In the current version of WP7, the WP7 device emulator has a quirky behavior where it will wipe the contents of isolated storage between application executions. If you run into this behavior, debugging and testing your application can become painful and tedious – at this point you might want to switch to writing against the “Mango” beta, whose simulator appears to be free of such quirks.

Isolated Storage provides an API that looks like a file folder structure. When you obtain a reference to an existing or newly created file in an isolated store, your only option for interacting with that file via Streams. Many of the existing .NET desktop classes and methods for accessing files are just wrappers around the lower level streams API.

The easiest way of reading and writing file-backed data with Isolated Storage is to use binary serialization of object instances and to store and retrieve the binary version of those objects as files. For example, let’s say you have a file that you want to use to store a player’s profile for your game. You might create a class that looks something like this for representing the data:

 1: using System.Runtime.Serialization;
 3: namespace MyAwesomeGame.Models
 4: {
 5:     [DataContract]
 6:     public class Gamer
 7:     {
 8:         [DataMember]
 9:         public string Name { get; set; }
 11:         [DataMember]
 12:         public string Description { get; set; }
 14:         [DataMember]
 15:         public int KillCount { get; set; }
 16:     }
 17: }

Standard object serialization is not available in the current version of WP7. However, because a full implementation of WCF is available (including the binary protocol formats), we do have access to the WCF data contract serializer, which can convert any object into an array of bytes – exactly what we need to talk to an isolated storage file.

Next, we just need to write the code that creates an isolated storage file, converts an object instance into an array of bytes, and stores those bytes in a file. Here are some utility methods in a helper class that read and write object graphs from isolated storage:

 1: namespace IsolatedStorageDemo
 2: {
 3:     public static class IsoStoreHelper
 4:     {
 5:         public static void WriteGraphToFile<T>(string filename, T sourceObject)
 6:         {
 7:             using (IsolatedStorageFile isf =
 8:                 IsolatedStorageFile.GetUserStoreForApplication())
 9:             {
 10:                 using (IsolatedStorageFileStream stream =
 11:                   new IsolatedStorageFileStream(filename, FileMode.Create, isf))
 12:                 {
 13:                     DataContractSerializer dcs = new DataContractSerializer(typeof(T));
 14:                     dcs.WriteObject(stream, sourceObject);
 15:                     stream.Close();
 16:                 }
 17:             }
 18:         }
 20:         public static T ReadGraphFromFile<T>(string filename) where T:class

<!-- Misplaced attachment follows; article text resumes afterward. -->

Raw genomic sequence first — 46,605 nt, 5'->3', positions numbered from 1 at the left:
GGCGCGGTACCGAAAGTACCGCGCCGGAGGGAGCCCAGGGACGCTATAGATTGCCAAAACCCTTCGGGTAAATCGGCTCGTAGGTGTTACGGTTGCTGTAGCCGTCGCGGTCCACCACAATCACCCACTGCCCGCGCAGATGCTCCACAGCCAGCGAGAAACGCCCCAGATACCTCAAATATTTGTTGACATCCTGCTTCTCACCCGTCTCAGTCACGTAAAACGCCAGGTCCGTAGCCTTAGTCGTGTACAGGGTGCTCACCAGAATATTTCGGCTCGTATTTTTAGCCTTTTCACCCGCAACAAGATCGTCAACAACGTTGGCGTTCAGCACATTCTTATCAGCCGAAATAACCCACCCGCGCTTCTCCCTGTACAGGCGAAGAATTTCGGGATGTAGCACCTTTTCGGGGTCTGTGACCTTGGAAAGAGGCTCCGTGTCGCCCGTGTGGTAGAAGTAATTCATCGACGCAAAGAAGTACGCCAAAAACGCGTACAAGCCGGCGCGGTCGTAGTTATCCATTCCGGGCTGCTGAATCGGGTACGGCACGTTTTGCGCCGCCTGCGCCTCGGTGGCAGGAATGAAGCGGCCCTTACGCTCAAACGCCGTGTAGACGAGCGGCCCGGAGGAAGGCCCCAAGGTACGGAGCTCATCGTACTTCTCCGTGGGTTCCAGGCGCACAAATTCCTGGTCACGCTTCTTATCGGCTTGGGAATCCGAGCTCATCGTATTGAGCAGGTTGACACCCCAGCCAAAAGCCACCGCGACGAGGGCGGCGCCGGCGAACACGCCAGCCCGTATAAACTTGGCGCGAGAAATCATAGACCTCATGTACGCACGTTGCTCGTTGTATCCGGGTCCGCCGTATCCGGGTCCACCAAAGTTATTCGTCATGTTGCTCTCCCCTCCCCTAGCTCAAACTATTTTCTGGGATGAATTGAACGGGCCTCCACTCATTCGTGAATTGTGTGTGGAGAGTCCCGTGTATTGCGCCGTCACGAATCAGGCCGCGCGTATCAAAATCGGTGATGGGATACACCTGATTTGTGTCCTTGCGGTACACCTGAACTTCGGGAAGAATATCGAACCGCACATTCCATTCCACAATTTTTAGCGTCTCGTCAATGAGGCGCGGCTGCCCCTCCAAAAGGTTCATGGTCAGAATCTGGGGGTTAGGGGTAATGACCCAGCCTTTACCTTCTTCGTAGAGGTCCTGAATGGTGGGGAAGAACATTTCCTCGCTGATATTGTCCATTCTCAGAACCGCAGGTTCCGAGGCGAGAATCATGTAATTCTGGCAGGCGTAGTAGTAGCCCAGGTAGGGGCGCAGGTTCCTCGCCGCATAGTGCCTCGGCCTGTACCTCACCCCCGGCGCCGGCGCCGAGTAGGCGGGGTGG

21:         {
 22:             T result = null;
 23:             using (IsolatedStorageFile isf = 
 24:                 IsolatedStorageFile.GetUserStoreForApplication())
 25:             {
 26:                 using (IsolatedStorageFileStream stream =
 27:                     new IsolatedStorageFileStream(filename, FileMode.OpenOrCreate, isf))
 28:                 {
 29:                     if (stream.Length > 0)
 30:                     {
 31:                         DataContractSerializer dcs = new DataContractSerializer(typeof(T));
 32:                         result = dcs.ReadObject(stream) as T;
 33:                     }
 34:                 }
 35:             }
 37:             return result;
 38:         }
 39:     }
 40: }

Again, you’ve got to keep in mind that even though you can seemingly write unlimited amount of data to the storage file, this is still a mobile device with a limited amount of disk space and each application is only allocated a certain amount of storage. If you find your application needs access to a much larger volume of data, consider storing that data in the cloud and accessing it via web services, which is the topic of the next article in this series.


Windows Phone 7 represents a fantastic opportunity for developers of all  backgrounds to take advantage of an incredibly powerful mobile development platform. In this article, I talked about the two main ways WP7 developers persist data locally on the device – via application settings and via files. Both of these options are backed by Isolated Storage, .NET’s secure, sandboxed, quota-limited storage area.



  • JonBonning

    Re: WP7 for iPhone and Android Developers - Local Data Storage

    posted by JonBonning on Apr 19, 2012 15:52

    Just wondering if/when WP7 will be moving to a core data access platform similar to that of iOS? It really is much more convenient for application development and in my experience makes for faster loading and running applications.

Add Comment

Login to comment:
  *      *       

From this series